“No Saints in Kansas”
Author: Amy Brashear
Publisher: Soho Teen
Price: $18.99 (Hardcover)
For the last few years there have been any number of books which are, in some fashion or other, about other books.
There are retellings of Jane Austen novels and fictionalizations of the lives of humans connected with novels. See “The Paris Wife” about Hadley Hemingway, or “Z”, a novel based on Zelda’s life, or, more to the point, the novel “Capote in Kansas.”
These books have the advantage, obviously, of recognition: readers are familiar with the subject. They also have the challenge of overcoming that familiarity, since suspense is mostly lost. Unless they are beastly clever, like Ian McEwan’s Nutshell, told from the point of view of Hamlet, as a fetus, they often lack the spark of genuine creativity.
This debut young-adult novel, “No Saints in Kansas,” is again the story of the murder of the Clutter family, mother, father and two teenage children, which had been of course the subject of “In Cold Blood,” Truman Capote’s nonfiction masterpiece.
The protagonist and narrator is 17-year-old Carly Fleming, who had moved with her family to Kansas only three years earlier, from New York City.
In provincial Kansas, Carly is still an outsider having a tough time making friends. Her mother is so unhappy about the move she keeps herself moistened with martinis a good deal of the time.
The explanation for their move seemed to me skimpy. Carly’s father, Arnold Fleming, a criminal defense attorney, had, by proving “police misconduct,” procured a not-guilty verdict for a slimy character named Frank Baggett. We are told New Yorkers had turned against him and the family had been forced to move.
I think New York is too large and too calloused for that.
In any case, there in Kansas, bright, lonely Carly had become the math tutor for popular but not too bright Nancy Clutter, the murdered girl.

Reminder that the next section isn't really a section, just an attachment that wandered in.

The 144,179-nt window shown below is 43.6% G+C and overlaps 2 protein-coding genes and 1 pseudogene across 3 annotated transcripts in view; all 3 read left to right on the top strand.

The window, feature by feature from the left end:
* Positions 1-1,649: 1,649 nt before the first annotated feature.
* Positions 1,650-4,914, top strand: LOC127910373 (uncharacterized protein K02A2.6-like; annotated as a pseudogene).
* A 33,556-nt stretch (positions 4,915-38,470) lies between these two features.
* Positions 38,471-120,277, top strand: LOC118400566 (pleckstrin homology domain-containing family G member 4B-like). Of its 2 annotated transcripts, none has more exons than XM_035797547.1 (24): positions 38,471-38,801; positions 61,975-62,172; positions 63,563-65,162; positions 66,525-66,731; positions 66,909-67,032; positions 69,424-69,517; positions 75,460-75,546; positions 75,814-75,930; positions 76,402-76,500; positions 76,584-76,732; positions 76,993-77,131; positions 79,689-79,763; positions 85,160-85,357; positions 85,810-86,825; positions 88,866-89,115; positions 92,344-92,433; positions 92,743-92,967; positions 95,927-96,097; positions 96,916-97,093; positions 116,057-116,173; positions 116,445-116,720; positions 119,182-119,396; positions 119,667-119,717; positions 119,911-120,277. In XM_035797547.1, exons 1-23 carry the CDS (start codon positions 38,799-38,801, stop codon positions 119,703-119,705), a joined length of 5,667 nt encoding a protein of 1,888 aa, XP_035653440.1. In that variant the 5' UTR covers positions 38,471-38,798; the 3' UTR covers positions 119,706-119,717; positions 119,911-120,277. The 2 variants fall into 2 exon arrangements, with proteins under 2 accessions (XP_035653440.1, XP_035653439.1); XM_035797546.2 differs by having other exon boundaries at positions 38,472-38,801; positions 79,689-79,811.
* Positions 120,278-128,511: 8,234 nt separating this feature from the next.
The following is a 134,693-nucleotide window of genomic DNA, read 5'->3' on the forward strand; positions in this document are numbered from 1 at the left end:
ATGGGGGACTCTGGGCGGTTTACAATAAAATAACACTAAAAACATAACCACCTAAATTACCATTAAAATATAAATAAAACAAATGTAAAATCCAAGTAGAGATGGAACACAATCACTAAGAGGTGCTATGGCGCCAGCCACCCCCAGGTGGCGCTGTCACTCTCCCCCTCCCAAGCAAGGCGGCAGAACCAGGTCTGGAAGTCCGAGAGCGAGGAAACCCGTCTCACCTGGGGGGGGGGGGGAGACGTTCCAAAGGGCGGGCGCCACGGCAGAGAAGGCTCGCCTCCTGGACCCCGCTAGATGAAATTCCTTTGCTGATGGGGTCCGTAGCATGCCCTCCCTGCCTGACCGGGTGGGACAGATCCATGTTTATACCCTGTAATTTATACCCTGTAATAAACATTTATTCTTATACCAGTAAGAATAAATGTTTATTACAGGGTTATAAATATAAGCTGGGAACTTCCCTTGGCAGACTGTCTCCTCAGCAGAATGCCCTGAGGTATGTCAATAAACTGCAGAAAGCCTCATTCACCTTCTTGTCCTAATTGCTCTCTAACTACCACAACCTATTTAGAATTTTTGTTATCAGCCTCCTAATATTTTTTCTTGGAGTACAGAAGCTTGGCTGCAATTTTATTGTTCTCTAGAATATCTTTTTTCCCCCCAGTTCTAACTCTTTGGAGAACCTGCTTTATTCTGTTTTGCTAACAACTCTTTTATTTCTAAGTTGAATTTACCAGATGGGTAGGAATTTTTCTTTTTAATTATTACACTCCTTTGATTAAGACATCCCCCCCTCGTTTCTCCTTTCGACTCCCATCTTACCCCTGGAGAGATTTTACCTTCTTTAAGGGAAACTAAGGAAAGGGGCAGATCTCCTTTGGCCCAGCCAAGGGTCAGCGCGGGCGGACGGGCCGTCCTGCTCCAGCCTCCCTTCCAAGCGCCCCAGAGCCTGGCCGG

As did in fact happen at the time, Nancy’s boyfriend Bobby Rupp is the first suspect, and, despite a wave of local paranoia, Carly sets out to prove Bobby didn’t do it.
And she is very bold about it—sneaking into the Clutter house at night and even purloining some evidence from an unlocked room in the courthouse.
In the course of her investigations she runs into some other strangers out there, also asking questions.
At a news conference, Carly notices a “short man” with a “tiny mouth” and a “squeaky and nasal” voice. He has a “big head and glasses. His outfit is ridiculous. He’s wearing a pristine white suit in the middle of winter and a long coat… [and] a colorful scarf wrapped around his neck at least three times.”
His companion is a much taller woman “with a strong Southern accent.” When KBI agent Dewey asks the strange man what paper he is with, because he’s obviously not from around here, “the man answers I’m not with a paper... I’m from civilization. I write for the New Yorker….It’s a magazine? My name is Truman Capote.”
For a while, Lee and Capote move around Holcomb, interviewing locals. I wish they had larger parts in this story, because their scenes are always amusing. While interviewing Carly, Capote wears a cowboy hat and brings a tin of caviar to the coffee shop.
Of course, Bobby is blameless; Dick Hickock and Perry Smith are arrested in a matter of days and the plot takes a turn. Carly’s father is appointed, forced, to defend Perry Smith, and the family’s problems reappear. Mother is ostracized; the local mean girls are meaner than ever.
Her father explains: most people consider the accused to be monsters and sometimes see the defense attorney as a monster too. Watching an episode of “Perry Mason,” Carly says, “I realize how silly and unrealistic this program really is.”
Amy Brashear does tell the story from a fresh point of view, and the travails of the Fleming family are very welcome, especially since we all know how this turns out.
Don Noble is host of the Alabama Public Television literary interview show “Bookmark with Don Noble.” His most recent book is Belles’ Letters 2, a collection of short fiction by Alabama women.